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  1. #1
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    Default 89 yoa Fire Police hit at scene

    I got this from Chief Goldfelder today:

    A Firefighter from Warren County (N.J.) was struck and seriously injured by a drunk driver early this morning. Last evening, FF Charles Christine, 86, of the Belvidere VFD Fire Police, was assisting traffic in an area with wires down. Around midnight, FF Christine was leaning against a pickup truck parked perpendicular to the roadway with the emergency warning lights on, when a car driven by Daniel Tigue crashed into the pickup truck. FF Christine was knocked to the ground during the accident and suffered serious head and arm injuries. He was transferred to Saint Luke's Hospital in Bethlehem, Pa., where he was listed in fair condition today. DUI Tigue was arrested and charged with aggravated assault and driving while intoxicated and was transferred to the Warren County Jail and held on bail. We wish FF Christine a rapid recovery.
    All I have to say is that this was most certainly a horrible incident. but...

    What the hell is an 86 year old doing at a fire scene?

    Are you kidding me? 86 years old?
    PROUD, HONORED AND HUMBLED RECIPIENT OF THE PURPLE HYDRANT AWARD - 10/2007.


  2. #2
    Forum Member DeputyChiefGonzo's Avatar
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    George.. I wholeheartedly agree!
    ‎"The education of a firefighter and the continued education of a firefighter is what makes "real" firefighters. Continuous skill development is the core of progressive firefighting. We learn by doing and doing it again and again, both on the training ground and the fireground."
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    I have to agree. This is crazy. You have to wonder if he was a bit more agile would he been able to get out of the way. Or perhaps he might have been more alert. This doesn't excuse the action of the driver, but really, 86 YO on scene is nuts.

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    I'm not sure if it would apply, but do all depts including Vol have to carry workers comp and accident and disability insurance. I just can't see them allowing an 86 year old to be working, even as a volunteer, at an accident or fire scene.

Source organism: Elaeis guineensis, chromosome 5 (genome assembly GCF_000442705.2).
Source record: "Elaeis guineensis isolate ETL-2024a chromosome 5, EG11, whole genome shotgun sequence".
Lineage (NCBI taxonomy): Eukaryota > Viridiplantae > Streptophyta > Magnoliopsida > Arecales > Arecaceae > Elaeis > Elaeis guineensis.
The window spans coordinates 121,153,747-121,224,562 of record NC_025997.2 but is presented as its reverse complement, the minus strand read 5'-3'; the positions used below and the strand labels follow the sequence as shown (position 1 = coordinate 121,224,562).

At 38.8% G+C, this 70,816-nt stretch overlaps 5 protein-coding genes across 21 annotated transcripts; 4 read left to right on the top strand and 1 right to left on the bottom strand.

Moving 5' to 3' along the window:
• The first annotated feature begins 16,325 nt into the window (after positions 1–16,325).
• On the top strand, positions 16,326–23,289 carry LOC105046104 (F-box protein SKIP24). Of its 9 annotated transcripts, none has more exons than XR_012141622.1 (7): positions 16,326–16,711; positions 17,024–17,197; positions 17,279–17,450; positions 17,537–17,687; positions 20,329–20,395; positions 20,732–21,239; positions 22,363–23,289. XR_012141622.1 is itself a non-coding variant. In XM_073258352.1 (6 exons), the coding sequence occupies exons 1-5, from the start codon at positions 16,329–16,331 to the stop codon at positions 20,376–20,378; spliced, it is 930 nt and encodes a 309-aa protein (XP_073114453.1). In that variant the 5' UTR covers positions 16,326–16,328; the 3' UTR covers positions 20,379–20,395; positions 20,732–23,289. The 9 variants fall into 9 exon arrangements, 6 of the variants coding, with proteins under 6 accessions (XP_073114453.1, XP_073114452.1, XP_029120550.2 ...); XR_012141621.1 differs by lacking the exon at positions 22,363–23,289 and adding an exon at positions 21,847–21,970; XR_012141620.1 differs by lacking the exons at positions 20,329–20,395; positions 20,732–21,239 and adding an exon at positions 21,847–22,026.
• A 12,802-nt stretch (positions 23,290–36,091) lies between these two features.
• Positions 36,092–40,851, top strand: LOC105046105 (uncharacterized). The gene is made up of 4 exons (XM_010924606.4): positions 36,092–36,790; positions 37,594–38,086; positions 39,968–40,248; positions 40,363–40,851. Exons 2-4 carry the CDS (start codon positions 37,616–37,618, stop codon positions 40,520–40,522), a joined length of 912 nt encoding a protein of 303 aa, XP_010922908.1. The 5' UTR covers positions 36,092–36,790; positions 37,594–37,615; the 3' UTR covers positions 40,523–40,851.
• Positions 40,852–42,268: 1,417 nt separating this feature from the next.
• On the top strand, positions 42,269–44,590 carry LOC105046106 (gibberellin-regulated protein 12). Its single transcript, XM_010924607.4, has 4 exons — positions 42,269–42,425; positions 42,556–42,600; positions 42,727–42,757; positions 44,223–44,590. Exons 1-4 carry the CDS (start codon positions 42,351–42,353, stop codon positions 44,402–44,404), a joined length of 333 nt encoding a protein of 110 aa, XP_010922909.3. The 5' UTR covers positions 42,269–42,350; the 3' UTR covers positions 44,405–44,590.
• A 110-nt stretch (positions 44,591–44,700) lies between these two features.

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    Forum Member CrnkB8's Avatar
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    What a coincidence. The home page on this site has the accident in PA. Yes, it sounds a little strange to have an elderly person on the fire scene, but maybe he was still capable of doing traffic control. Remember, we cannot discriminate against age.

    To answer the previous question. Yes, I believe they must carry workers comp and accident/disability insurance (but did they??)

    Anyway, best wishes to a brother.

  6. #6
    55 Years & Still Rolling hwoods's Avatar
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    Thumbs down Humpf!........

    You don't want to get me started......... When my

    DOCTOR

    Says that I should stop going to Emergency Scenes, I will.

    Until then, I guess we'll just have to disagree............

    And, our best wishes to the brother for a Speedy Recovery....

    And our Heartfelt Desire that the slimeball that struck him will rot in Jail....
    Last edited by hwoods; 08-02-2009 at 09:56 AM.
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    Quote Originally Posted by CrnkB8 View Post
    What a coincidence. The home page on this site has the accident in PA. Yes, it sounds a little strange to have an elderly person on the fire scene, but maybe he was still capable of doing traffic control. Remember, we cannot discriminate against age.

    To answer the previous question. Yes, I believe they must carry workers comp and accident/disability insurance (but did they??)

    Anyway, best wishes to a brother.
    Valid point, and I guess in a situation like this, had he been 46, the results may well have been the same. I hope he recovers fully.

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    Quote Originally Posted by hwoods View Post
    You don't want to get me started......... When my

    DOCTOR

    Says that I should stop going to Emergency Scenes, I will.

    Until then, I guess we'll just have to disagree............

    And, our best wishes to the brother for a Speedy Recovery....

    And our Heartfelt Desire that the slimeball that struck him will rot in Jail....
    Thanks chief, could not agree more!!!
    Ed

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    MembersZone Subscriber MalahatTwo7's Avatar
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    While I can agree to some extent on George's comments there are two things that "over rule" them:

    1) some of the smaller rural depts dont have the population or the inclination for younger members, so the Old Guys step up (or stay) as the case may be;